Broswell took aim at the free trade pacts. Hes not alone. Heres a look at both sides of the argument.
Trade agreements with South Korea, Colombia and Panama would ostensibly boost sales of U.S. goods to each of those populous countries through the elimination of tariffs that discriminate against U.S. companies.
Presumably more sales means more jobs; backers in Congress argue the South Korean deal alone would generate 280,000 jobs. The Chamber of Commerce, meanwhile, big supporters of the pacts, says the U.S. will lose 400,000 if the deals arent signed soon because similar agreements with Europe are already in place and the U.S. risks losing lots of business to European companies.
Opponents say free trade pacts are job killers, invitations to U.S. companies to ship jobs overseas to take advantage of cheap labor elsewhere.
The trade pact isnt going to do any good for anyone who manufactures here, said Broswell, who speculated that 90% of the trade generated by such deals is comprised of cheap goods coming into the U.S. while the remaining 10% is U.S. goods exported to other countries.
And it will cost us thousands of jobs, he said.
The president has recently floated the idea of an infrastructure bank to finance improvements to crumbling roads, bridges and tunnels. The bank would provide low-interest loans to attract private investment into these kinds of sorely-needed projects.
Terry Brennan, director of the Office for Veterans Workforce Development with the Connecticut Department of Labor, said infrastructure work programs ripple through the economy, especially in Small Town America.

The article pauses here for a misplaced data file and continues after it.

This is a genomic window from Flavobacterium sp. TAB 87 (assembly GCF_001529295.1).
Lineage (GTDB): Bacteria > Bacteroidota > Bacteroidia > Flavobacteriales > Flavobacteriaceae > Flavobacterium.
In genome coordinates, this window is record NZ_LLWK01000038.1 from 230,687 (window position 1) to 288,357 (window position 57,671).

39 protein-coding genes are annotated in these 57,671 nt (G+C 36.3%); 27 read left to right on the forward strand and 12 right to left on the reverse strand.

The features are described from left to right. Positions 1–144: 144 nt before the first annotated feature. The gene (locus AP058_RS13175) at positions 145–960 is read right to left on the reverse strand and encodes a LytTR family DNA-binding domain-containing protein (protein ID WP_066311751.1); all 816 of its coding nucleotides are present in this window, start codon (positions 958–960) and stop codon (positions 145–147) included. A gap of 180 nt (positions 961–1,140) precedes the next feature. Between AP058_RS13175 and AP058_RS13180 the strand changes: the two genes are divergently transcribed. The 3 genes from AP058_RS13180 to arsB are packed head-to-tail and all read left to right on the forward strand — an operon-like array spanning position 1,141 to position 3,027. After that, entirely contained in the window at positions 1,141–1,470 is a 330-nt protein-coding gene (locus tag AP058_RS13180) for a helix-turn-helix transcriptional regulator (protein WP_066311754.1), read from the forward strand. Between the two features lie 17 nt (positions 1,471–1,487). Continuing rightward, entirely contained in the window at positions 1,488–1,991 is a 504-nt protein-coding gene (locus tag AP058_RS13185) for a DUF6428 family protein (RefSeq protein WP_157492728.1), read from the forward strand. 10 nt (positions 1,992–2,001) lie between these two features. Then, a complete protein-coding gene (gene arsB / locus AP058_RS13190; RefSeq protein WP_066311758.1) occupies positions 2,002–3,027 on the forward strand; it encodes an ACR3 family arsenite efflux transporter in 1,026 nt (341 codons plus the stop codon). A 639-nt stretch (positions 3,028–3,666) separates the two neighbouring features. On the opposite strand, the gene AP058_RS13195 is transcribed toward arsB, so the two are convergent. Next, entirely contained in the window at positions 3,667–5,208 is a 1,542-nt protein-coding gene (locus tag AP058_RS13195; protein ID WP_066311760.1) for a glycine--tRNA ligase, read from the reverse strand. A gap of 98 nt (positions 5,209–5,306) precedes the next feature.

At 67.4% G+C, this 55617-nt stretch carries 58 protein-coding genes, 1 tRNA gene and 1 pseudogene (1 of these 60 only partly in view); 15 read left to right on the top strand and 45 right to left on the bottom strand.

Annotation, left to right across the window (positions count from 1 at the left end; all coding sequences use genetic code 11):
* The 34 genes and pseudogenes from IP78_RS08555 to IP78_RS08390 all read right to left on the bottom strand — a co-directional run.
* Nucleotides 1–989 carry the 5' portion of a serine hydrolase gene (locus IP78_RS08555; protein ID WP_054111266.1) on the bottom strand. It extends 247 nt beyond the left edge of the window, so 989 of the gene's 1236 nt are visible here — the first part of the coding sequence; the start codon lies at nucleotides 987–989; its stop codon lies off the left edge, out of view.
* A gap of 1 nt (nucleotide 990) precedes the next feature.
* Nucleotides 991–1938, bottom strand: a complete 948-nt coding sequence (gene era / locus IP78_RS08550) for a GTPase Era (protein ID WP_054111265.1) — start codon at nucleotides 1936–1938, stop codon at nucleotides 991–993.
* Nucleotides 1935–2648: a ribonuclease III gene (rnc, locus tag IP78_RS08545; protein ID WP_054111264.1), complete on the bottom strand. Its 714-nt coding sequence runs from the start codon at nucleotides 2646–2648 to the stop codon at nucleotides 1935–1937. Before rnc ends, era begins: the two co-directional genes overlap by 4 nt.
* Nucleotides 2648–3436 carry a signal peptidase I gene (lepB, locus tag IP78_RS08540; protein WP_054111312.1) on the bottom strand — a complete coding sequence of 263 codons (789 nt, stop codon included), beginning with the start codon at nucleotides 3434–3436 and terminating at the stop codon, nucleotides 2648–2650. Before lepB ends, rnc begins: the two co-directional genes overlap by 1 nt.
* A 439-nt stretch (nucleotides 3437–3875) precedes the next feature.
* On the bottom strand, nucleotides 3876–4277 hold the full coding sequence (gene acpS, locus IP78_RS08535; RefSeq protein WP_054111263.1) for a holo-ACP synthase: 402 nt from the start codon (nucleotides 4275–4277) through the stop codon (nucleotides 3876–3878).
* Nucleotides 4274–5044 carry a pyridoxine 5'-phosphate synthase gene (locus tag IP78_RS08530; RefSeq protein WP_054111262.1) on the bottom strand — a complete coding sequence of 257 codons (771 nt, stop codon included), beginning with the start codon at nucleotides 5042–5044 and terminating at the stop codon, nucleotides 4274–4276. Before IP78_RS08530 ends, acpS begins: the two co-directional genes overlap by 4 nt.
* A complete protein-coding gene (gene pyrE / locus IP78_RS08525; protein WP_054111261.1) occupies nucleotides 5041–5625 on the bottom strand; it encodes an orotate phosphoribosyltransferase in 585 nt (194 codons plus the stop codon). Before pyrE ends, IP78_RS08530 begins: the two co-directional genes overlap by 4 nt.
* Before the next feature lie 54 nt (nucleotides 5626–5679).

The programs would be helpful to veterans returning from tours of duty in Iraq and Afghanistan, many of whom are finding it hard to transition back into civilian society with unemployment hovering above 9%.
The labor market has been especially tough on veterans aged 18 to 24, according to Brennan, who estimated the jobless rate for that group at about 20%.
When jobs are created patching bridges or paving roads workers and employers buy their clothes, supplies and equipment locally, which gives a boost to local retailers. Those workers then have more money in their pockets to spend in restaurants, grocery stores, movie theaters and so on.
It has a domino effect and its really needed, Brennan said.
But a lot of politicians will be leery of a government-run bank charged with doling out taxpayer funds for public works projects with an eye toward kick-starting the struggling economy. Recent stimulus programs with a similar goal have been deemed largely ineffective.
In any case, Brennan said he hopes the government steps up job training programs in partnership with private business in an effort to reduce the high unemployment rate for veterans, a rate likely to jump sharply higher in the coming months as the U.S. scales back military efforts in Afghanistan and Iraq and thousands of soldiers start returning home.
Brennan said the government and the employer should divide equally the costs for training veterans, and the government should supplement the effort by easing employee taxes on businesses that hire veterans.
I really think the small companies would love to hire veterans, but the cost of training is too expensive, said Brennan. But the burden shouldnt be entirely on the government and we wouldnt ask for any new money because were aware of the fiscal constraints. It wouldnt be that costly because were asking private industry to step up.